Hal Gregersen is Executive Director of the MIT Leadership Center and a Senior Lecturer in Leadership and Innovation at the MIT Sloan School of Management where he pursues his vocation of executive teaching, coaching, and research by exploring how leaders in business, government, and society discover provocative new ideas, develop the human and organizational capacity to realize those ideas, and ultimately deliver positive, powerful results.
He is a Senior Fellow at Innosight and a former advisory board member at Pharmascience, a privately held pharmaceutical company based in Montreal, Canada. Before joining MIT, he taught at INSEAD, London Business School, Tuck School of Business at Dartmouth College, Brigham Young University, and in Finland as a Fulbright Fellow.
Gregersen's most recent book, The Innovator’s DNA: Mastering the Five Skills of Disruptive Innovators, flows from a path-breaking international research project (with Jeff Dyer & Clayton Christensen). They explored where disruptive innovations come from by interviewing founder entrepreneurs and CEOs at 100+ of the most innovative companies in the world and by assessing how 8,000+ leaders leverage five key innovation skills to create valuable new products, services, processes, and businesses.
To grasp how leaders find and ask the right questions – ones that disrupt the world – Gregersen is now studying 100+ renowned business and government leaders. This question-centric project, conducted in collaboration with Clayton Christensen, is surfacing insights into how leaders build better questions to unlock game-changing solutions. Gregersen is also founder of The 4-24 Project, an initiative dedicated to rekindling the provocative power of asking the right questions in adults so they can pass this crucial creativity skill onto the next generation.
Gregersen has co-authored ten books and published over 50 articles, book chapters, and cases on leading innovation and change. His research has been highlighted in global media such as BBC, CNN, The Economist, Fast Company, Financial Times, Forbes, Fortune, Inc., The New York Times, and The Wall Street Journal. He has received several awards for his cutting edge work, including: 2013 Thinkers50 Innovation Award Nominee, 2012 Chartered Management – British Library Book of the Year Award for Innovation and Entrepreneurship, and the 2009 McKinsey Award runner-up for the best article in Harvard Business Review.
Putting his research to practice, Gregersen regularly delivers high impact keynote speeches and executive workshops with companies like Accenture, Adidas, AT&T, Christie’s, Coca-Cola, Daimler, Danone, Genentech, IBM, Intel, Johnson & Johnson, LG, Lilly, McAfee, Marriott, MasterCard, Sanofi Aventis, SAP, Vivendi, WalMart, World Economic Forum, & Yahoo! He also works with governments, not-for-profit and NGO organizations to generate greater innovation capabilities in the next generation of leaders.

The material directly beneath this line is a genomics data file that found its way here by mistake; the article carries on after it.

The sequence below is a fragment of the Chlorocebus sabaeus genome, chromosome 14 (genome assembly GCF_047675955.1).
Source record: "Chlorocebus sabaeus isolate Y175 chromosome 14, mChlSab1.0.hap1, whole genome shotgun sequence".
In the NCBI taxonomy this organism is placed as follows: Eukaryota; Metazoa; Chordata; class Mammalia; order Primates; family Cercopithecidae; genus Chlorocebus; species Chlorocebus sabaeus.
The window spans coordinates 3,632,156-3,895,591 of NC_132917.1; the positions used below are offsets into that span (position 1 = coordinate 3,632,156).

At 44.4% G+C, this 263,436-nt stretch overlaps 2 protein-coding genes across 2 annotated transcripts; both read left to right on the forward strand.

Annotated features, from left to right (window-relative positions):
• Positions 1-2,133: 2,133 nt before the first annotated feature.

Gregersen has lived and worked outside the United States for over a decade – in England, Finland, France, and the UAE. He and his wife now reside in Boston where he pursues his lifelong avocation, photography, and she her lifelong love, painting.
Hal Gregersen shares best practices enabling effective interface work in this Harvard Business Review article.
Hal Gregersen uses Ed Catmull's "farewell talk" from Pixar as an example of how to be generous during your exit.
In this podcast, Hal Gregersen discusses how senior executives and board directors can prioritize creating the conditions and culture that encourage better questions to consistently get to better...
In this podcast, Hal Gregersen evokes a host of examples on how catalytic inquiry renews our energy at work and in life.
In this article Hal Gregersen explains why being wrong can be one of the best things you can be!
Hal Gregersen advocates for the importance of asking good questions to help build trust and be a better leader.
We need a new way of thinking about leadership and a new approach to leading, say MIT Sloan's Deborah Ancona and Hal Gregersen. They suggest what is called, "challenge-driven leadership." We...
In this article, Deborah Ancona and Hal Gregersen discuss how to chieve breakthroughs by bringing together experts who love challenges.
He asked attendees, "What are the uncomfortable questions in your work and life that you are not asking yourself or others?"
We generally think of people who enjoy uncomfortable situations as thrill seekers--or masochists. Most people don't take pleasure in being nervous, humbled, or overly challenged. However, in the...
The Innovator's DNA: Mastering Five Skills For Disruptive Innovation
Questions Are the Answer: A Breakthrough Approach to Creative Problem Solving, Innovation, and Change
Exploring the Innovator's DNA
Find out how disruptive innovators arrive at their value-generating ideas.
MIT Sloan's Deborah Ancona and Hal Gregersen explain how to achieve breakthroughs by bringing together experts who love challenges.
"As a CEO, power and privilege leave you insulated—perhaps more than anyone else in the company. Ironically, to do what your exalted position demands, you must in some way escape your exalted position," writes Hal Gregersen in his Harvard Business Review article.
Hal Gregersen, Executive Director of the MIT Leadership Center, gives a presentation on how to build a better business in just four minutes per day as a part of the IDEAS OUT LOUD series.
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